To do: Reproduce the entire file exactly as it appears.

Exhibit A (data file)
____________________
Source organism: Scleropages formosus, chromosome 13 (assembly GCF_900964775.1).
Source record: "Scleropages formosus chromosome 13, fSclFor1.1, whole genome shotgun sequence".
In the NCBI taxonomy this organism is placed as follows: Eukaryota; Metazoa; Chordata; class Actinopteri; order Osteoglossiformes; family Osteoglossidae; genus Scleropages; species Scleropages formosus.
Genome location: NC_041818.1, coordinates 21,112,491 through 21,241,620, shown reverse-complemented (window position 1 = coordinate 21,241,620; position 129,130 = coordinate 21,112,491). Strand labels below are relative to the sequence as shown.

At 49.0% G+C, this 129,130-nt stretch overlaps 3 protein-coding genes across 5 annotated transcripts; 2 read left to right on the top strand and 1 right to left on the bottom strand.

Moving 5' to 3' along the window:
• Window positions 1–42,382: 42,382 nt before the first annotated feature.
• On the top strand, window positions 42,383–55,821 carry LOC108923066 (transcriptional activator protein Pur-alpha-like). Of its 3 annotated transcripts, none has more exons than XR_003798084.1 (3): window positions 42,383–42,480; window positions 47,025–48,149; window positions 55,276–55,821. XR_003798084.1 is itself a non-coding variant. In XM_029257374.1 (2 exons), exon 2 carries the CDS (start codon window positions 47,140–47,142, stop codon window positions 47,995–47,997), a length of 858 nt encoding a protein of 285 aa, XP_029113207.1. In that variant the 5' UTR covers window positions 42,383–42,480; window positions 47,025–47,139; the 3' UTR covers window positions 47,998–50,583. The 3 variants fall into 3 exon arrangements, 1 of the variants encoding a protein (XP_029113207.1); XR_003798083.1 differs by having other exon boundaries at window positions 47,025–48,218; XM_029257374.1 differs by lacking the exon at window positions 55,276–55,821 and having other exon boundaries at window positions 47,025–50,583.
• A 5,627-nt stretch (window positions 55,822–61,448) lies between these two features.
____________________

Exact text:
Source organism: Scleropages formosus, chromosome 13 (assembly GCF_900964775.1).
Source record: "Scleropages formosus chromosome 13, fSclFor1.1, whole genome shotgun sequence".
In the NCBI taxonomy this organism is placed as follows: Eukaryota; Metazoa; Chordata; class Actinopteri; order Osteoglossiformes; family Osteoglossidae; genus Scleropages; species Scleropages formosus.
Genome location: NC_041818.1, coordinates 21,112,491 through 21,241,620, shown reverse-complemented (window position 1 = coordinate 21,241,620; position 129,130 = coordinate 21,112,491). Strand labels below are relative to the sequence as shown.

At 49.0% G+C, this 129,130-nt stretch overlaps 3 protein-coding genes across 5 annotated transcripts; 2 read left to right on the top strand and 1 right to left on the bottom strand.

Moving 5' to 3' along the window:
• Window positions 1–42,382: 42,382 nt before the first annotated feature.
• On the top strand, window positions 42,383–55,821 carry LOC108923066 (transcriptional activator protein Pur-alpha-like). Of its 3 annotated transcripts, none has more exons than XR_003798084.1 (3): window positions 42,383–42,480; window positions 47,025–48,149; window positions 55,276–55,821. XR_003798084.1 is itself a non-coding variant. In XM_029257374.1 (2 exons), exon 2 carries the CDS (start codon window positions 47,140–47,142, stop codon window positions 47,995–47,997), a length of 858 nt encoding a protein of 285 aa, XP_029113207.1. In that variant the 5' UTR covers window positions 42,383–42,480; window positions 47,025–47,139; the 3' UTR covers window positions 47,998–50,583. The 3 variants fall into 3 exon arrangements, 1 of the variants encoding a protein (XP_029113207.1); XR_003798083.1 differs by having other exon boundaries at window positions 47,025–48,218; XM_029257374.1 differs by lacking the exon at window positions 55,276–55,821 and having other exon boundaries at window positions 47,025–50,583.
• A 5,627-nt stretch (window positions 55,822–61,448) lies between these two features.